I’m not sure if this challenge is singular to writers, but as someone who writes and has a day job, it’s hard to find/make the time to exercise.
Thankfully I have a dog who HAS to go for a couple of walks a day, which gets me outside.
A Change in Jobs Opened Up Time for Exercise
A change in my job situation allows me to have time in the morning to take my dog (and myself) for a walk, which we do fairly religiously, barring bad weather.
But I don’t do much “exercise” besides walk or hike, housework (that counts, right?), and yardwork (mowing definitely counts, imo!).
I do try to eat fairly well, i.e., more vegetables and fruit than anything else, not too much bread and pasta, but I do like ice cream. * sigh *
The Emotional Roller Coaster Hasn’t Made Me Want to Quit
I think the biggest disappointment for me has been not arriving where I wanted before now coupled with the many rejection letters.
The good news is the emotional rollercoaster hasn’t ever made me want to quit.
I suppose my mantra is, I can only do what I can do, and I’ll get there when I get there.
All I can do is practice my art as much as possible.
I also belong to weekly chat group of writers, some of us published, some not, and we often talk about the challenges of writing, which helps.
And of course there are all my blogger friends, all at different points along the writers path, who always have something to offer, be it some humor, encouragement, or a success story.
I’ve also given up comparing myself to anyone else because it’s pointless and non-productive.
I Can’t Imagine Ever Retiring from Writing
[What one thing has kept you true to your path?]
The fact that I have about a million ideas for stories but only a very finite time in which to write them all!
I can’t imagine ever retiring from writing so I guess you could say it’s a calling.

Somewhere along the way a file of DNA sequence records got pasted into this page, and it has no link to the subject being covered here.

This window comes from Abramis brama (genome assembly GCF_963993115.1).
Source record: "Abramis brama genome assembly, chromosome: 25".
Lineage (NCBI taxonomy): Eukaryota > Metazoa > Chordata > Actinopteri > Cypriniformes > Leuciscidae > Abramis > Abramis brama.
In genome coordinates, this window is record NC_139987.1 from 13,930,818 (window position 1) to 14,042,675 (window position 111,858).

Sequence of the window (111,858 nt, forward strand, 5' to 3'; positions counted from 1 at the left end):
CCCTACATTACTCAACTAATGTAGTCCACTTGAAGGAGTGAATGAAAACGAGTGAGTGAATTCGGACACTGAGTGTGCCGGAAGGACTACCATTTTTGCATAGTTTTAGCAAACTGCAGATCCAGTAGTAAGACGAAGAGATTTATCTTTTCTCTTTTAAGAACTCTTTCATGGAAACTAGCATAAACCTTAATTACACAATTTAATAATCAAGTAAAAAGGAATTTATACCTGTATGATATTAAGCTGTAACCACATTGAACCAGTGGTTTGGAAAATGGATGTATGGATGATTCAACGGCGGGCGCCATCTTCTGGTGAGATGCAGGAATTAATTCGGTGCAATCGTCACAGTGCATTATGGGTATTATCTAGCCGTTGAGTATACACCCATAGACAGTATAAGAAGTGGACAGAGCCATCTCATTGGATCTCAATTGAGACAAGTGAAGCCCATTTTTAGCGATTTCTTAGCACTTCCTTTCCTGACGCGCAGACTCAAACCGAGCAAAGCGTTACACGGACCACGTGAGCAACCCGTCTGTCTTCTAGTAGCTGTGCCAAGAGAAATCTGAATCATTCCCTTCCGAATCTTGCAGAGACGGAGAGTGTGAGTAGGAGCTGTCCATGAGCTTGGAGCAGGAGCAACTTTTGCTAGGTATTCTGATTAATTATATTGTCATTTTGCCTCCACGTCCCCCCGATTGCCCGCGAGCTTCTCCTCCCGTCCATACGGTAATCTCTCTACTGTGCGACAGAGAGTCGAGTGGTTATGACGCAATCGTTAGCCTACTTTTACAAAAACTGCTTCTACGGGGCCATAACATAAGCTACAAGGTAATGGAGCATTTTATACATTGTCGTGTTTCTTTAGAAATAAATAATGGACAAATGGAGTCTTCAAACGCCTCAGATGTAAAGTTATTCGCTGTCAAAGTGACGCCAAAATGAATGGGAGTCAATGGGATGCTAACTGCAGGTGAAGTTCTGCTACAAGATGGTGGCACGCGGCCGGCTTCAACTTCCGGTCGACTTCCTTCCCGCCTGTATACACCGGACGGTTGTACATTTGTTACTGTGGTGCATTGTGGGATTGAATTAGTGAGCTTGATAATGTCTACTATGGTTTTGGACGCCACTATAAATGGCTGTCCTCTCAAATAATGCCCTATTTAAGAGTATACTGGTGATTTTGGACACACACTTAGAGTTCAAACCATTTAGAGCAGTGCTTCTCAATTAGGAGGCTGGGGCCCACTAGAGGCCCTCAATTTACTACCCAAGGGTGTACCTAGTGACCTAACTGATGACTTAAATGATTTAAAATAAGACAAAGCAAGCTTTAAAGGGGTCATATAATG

Advice for a Young Writer: No One Ever Got Good at Anything Without Practice
I would tell them that it’s a hard and sometimes lonely path, that they might find instant success, or work years for only mild success, or find none at all, regardless of talent.
I’d also say it’s a bit of a crapshoot, because unless you self-publish, you have to hope you hit the right agent at the right time and that they in turn hit the right editor at the right time.
There’s lots of luck involved, but there is also one sure way to better your odds and that’s practice. Because no one ever got good at anything without practice.
Finally, find a writing buddy/critique partner or two, someone to trade your work with and get feedback. I don’t know what I’d do without my CPs!
* * *
Marcy S. Hatch is the author of West of Paradise (think Tombstone meets Romancing the Stone) from WiDo publishing. She lives in Midcoast Maine, where she can walk downtown to the Damariscotta River and the award winning Maine Coast Bookshop, which has a webcam on its roof and a cafe on the sidewalk. If you want to see what her town looks like from up there, click here and you’ll get a bird’s eye view.
Jack McCabe arrives home from the war with a pretty medal and a lot of ugly pictures in his head. Both of them are drawn separately to Paradise Tours and Cristobel Island where Louis Cade offers them the unimaginable, something neither can quite believe until the find themselves back in 1881.
For Jack McCabe, it’s the adventure he’s always dreamed of—until he meets a beautiful but deadly train robber. Katherine Kennedy can’t believe an ignorant bounty hunter has mistaken her for a criminal—until she sees the picture, which looks exactly like her. Neither of them can imagine how the past has a funny way of catching up with the present.